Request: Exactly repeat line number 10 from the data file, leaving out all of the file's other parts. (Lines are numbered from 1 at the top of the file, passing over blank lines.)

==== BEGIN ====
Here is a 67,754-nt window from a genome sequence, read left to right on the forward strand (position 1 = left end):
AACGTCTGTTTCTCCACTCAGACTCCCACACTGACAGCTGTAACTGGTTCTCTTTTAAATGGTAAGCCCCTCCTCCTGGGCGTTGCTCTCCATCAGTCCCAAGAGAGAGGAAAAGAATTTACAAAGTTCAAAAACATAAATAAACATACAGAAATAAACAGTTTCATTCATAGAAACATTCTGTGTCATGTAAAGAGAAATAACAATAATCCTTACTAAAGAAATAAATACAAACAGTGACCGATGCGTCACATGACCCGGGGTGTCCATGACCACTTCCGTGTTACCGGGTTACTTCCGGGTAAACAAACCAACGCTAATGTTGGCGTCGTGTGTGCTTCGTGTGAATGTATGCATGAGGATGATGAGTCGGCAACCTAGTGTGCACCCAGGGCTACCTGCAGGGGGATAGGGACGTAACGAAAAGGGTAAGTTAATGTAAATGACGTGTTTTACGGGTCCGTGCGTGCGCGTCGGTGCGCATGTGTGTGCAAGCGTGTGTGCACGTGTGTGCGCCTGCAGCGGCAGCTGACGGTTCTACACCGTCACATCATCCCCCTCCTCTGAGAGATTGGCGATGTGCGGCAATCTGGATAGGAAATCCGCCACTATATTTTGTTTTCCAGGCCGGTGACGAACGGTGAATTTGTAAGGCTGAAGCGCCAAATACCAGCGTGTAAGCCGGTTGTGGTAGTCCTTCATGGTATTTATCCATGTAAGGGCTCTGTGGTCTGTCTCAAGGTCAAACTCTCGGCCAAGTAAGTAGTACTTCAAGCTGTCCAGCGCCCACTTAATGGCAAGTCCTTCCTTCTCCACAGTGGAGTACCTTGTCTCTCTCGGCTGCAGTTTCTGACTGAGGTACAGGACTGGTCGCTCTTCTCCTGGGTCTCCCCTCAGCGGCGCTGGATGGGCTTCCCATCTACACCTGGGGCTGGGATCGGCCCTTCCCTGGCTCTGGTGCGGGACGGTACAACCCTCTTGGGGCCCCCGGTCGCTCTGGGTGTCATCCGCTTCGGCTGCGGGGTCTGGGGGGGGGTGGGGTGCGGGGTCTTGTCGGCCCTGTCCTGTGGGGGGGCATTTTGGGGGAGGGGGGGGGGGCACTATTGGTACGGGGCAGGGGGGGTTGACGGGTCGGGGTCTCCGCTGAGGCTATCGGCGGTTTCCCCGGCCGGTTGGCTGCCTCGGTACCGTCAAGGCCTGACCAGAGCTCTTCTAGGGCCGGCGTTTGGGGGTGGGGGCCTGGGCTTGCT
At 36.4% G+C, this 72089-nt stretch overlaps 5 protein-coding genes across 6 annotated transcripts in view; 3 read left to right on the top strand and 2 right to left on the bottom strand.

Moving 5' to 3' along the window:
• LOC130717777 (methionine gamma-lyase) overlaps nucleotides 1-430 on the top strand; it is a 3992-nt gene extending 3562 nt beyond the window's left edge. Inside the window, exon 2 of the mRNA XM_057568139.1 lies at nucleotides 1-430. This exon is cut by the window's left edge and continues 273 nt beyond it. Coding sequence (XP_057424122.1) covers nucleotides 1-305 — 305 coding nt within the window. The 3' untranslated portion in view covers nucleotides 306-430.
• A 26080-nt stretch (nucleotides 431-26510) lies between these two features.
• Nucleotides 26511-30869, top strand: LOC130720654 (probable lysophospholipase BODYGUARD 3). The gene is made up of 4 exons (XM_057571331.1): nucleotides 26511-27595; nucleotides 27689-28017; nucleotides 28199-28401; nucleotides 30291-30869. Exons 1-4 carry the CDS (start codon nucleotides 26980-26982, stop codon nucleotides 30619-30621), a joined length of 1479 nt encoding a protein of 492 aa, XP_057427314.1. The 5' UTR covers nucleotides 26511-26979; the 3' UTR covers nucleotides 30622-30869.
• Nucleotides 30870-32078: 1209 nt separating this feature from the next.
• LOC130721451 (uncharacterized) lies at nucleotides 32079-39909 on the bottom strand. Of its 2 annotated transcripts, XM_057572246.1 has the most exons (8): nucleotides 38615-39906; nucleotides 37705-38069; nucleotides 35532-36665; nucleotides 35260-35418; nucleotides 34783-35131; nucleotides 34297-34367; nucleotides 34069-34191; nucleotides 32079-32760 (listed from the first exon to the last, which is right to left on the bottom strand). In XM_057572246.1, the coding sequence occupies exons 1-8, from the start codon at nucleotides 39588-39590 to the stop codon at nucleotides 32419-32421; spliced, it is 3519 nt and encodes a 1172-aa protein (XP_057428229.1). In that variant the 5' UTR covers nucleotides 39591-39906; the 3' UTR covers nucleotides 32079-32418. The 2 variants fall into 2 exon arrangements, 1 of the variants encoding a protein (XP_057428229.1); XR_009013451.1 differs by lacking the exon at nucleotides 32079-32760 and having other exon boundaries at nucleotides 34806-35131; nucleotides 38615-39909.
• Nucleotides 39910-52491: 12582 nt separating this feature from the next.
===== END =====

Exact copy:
• Nucleotides 39910-52491: 12582 nt separating this feature from the next.